Mueller team adds prosecutor specializing in cyber crime

Ryan Dickey, a veteran cyber crime prosecutor, has joined special counsel Robert MuellerRobert Swan MuellerSasse: US should applaud choice of Mueller to lead Russia probe MORE's team of investigators. 

A spokesman for the special counsel's office confirmed to The Hill on Wednesday that Dickey was assigned to Mueller's investigation in early November from the Justice Department's Computer Crime and Intellectual Property Section. 

The Washington Post first reported that Dickey had joined Mueller's team. 


Dickey is the first known veteran prosecutor of cyber crimes to join the special counsel investigation, which is examining Russian meddling in the 2016 presidential election and possible collusion between the Trump campaign and Moscow.

Mueller took over the law enforcement investigation in May, after President TrumpDonald John TrumpRosenstein expected to leave DOJ next month: reports Allies wary of Shanahan's assurances with looming presence of Trump States file lawsuit seeking to block Trump's national emergency declaration MORE fired FBI Director James ComeyJames Brien ComeyWarren: Officials have duty ‘to invoke 25th amendment’ if they think Trump is unfit McCabe: Trump 'may have' committed a crime in blocking Russia probe Trump: 'Disgraced' McCabe, Rosenstein look like they were planning 'very illegal act' MORE. His team mostly consists of white-collar crime prosecutors and investigators.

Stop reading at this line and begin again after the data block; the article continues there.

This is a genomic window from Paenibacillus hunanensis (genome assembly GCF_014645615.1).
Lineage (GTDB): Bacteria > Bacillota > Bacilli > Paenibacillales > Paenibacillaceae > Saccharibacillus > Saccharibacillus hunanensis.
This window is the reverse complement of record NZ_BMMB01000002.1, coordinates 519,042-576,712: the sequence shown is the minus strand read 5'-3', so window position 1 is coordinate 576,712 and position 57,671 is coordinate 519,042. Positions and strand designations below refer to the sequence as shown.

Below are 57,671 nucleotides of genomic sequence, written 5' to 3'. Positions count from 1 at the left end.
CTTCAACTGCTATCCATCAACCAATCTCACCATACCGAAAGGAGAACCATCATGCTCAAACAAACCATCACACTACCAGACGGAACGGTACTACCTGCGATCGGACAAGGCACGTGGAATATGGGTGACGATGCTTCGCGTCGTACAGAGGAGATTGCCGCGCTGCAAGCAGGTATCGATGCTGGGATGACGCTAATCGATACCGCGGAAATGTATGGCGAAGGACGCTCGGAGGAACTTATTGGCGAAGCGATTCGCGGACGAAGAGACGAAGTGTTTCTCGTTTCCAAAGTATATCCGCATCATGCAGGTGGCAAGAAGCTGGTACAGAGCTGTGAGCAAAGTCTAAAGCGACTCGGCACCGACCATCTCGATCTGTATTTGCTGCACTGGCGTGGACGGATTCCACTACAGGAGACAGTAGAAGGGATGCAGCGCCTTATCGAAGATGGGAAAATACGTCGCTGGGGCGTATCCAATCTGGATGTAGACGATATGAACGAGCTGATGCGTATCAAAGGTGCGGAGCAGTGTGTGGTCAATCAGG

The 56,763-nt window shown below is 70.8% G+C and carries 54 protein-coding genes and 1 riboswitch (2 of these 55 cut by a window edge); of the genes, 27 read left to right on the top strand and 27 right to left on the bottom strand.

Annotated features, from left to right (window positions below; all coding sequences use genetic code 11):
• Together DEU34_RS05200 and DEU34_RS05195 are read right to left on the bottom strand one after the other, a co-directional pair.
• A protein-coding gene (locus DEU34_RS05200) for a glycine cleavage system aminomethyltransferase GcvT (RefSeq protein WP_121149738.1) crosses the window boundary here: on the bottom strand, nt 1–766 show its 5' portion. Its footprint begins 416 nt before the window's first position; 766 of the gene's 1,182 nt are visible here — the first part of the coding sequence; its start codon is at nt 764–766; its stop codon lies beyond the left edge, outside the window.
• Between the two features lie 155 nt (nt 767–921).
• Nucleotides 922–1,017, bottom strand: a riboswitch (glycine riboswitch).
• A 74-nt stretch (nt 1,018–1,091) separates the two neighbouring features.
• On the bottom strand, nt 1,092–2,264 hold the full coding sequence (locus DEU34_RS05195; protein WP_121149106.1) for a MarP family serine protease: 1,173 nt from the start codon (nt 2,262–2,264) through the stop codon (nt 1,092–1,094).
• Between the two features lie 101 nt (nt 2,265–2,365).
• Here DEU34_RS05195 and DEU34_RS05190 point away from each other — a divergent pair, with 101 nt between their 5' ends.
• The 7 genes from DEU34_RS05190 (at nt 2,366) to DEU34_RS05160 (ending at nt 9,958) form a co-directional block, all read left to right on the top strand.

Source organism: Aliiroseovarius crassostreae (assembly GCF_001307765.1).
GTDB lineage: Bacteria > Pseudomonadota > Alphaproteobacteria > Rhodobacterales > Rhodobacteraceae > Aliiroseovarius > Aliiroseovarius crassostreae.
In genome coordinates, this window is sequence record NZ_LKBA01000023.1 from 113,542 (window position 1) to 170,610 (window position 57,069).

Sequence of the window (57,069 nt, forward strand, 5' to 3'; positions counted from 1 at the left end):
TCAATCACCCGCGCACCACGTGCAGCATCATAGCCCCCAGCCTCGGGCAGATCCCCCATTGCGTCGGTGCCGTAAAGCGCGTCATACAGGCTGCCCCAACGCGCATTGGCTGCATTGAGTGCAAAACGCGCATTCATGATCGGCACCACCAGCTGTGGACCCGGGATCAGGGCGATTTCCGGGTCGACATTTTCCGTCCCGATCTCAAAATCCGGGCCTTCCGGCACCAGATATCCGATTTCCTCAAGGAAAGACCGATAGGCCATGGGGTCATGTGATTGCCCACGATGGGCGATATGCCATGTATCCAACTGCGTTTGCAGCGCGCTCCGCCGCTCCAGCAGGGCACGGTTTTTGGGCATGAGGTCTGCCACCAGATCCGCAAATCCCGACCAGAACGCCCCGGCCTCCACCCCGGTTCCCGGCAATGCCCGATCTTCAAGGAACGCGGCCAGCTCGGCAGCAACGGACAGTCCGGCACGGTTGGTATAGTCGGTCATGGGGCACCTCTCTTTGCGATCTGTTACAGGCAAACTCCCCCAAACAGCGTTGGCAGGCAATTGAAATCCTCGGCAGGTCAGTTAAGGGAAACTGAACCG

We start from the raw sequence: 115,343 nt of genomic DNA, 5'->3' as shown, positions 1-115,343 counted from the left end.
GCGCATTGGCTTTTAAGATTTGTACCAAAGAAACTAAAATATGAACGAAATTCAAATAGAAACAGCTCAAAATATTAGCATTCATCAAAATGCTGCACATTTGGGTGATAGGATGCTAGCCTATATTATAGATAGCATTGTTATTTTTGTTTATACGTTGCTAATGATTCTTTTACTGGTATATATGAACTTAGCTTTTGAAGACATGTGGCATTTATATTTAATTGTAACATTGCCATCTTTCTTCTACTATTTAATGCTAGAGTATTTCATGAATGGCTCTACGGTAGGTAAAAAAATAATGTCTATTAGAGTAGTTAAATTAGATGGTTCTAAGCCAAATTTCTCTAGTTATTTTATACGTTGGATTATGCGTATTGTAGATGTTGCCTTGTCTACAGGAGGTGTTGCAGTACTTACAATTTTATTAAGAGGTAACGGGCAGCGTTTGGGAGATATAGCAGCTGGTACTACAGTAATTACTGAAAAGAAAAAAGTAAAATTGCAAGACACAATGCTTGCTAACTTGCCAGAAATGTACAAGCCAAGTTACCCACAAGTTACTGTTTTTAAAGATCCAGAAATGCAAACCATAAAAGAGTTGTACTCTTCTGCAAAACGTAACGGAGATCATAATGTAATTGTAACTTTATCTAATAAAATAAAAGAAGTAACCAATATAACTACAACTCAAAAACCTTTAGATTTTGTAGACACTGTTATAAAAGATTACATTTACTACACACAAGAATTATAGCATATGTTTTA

Computer crimes, however, play a prominent role in Mueller's investigation, particularly because of cyber breaches that led to the release of a number of Democrats' emails during the 2016 campaign. 

The special counsel's probe has so far led to the indictments of former Trump campaign chairman Paul ManafortPaul John ManafortRoger Stone shares, quickly deletes Instagram photo of federal judge on his case Mueller probe figures use fame to pay bills Mueller subpoenas former Cambridge Analytica employee MORE and his associate Richard Gates, who are facing charges of tax evasion, money laundering and failing to register as foreign agents, among other allegations.

The investigation has also led to guilty pleas from two former Trump campaign advisers, George PapadopoulosGeorge Demetrios PapadopoulosMueller probe figures use fame to pay bills Schiff: Evidence of collusion between Trump campaign, Russia 'pretty compelling' Drama hits Senate Intel panel’s Russia inquiry MORE and Michael Flynn, who also served as the president's first national security adviser. Both admitted to lying to the FBI about their contacts with Russian representatives. 

Trump has repeatedly denied any wrongdoing or coordination with the Russians, and has called Mueller's investigation a "witch hunt" that has cast a shadow over his tenure in the White House.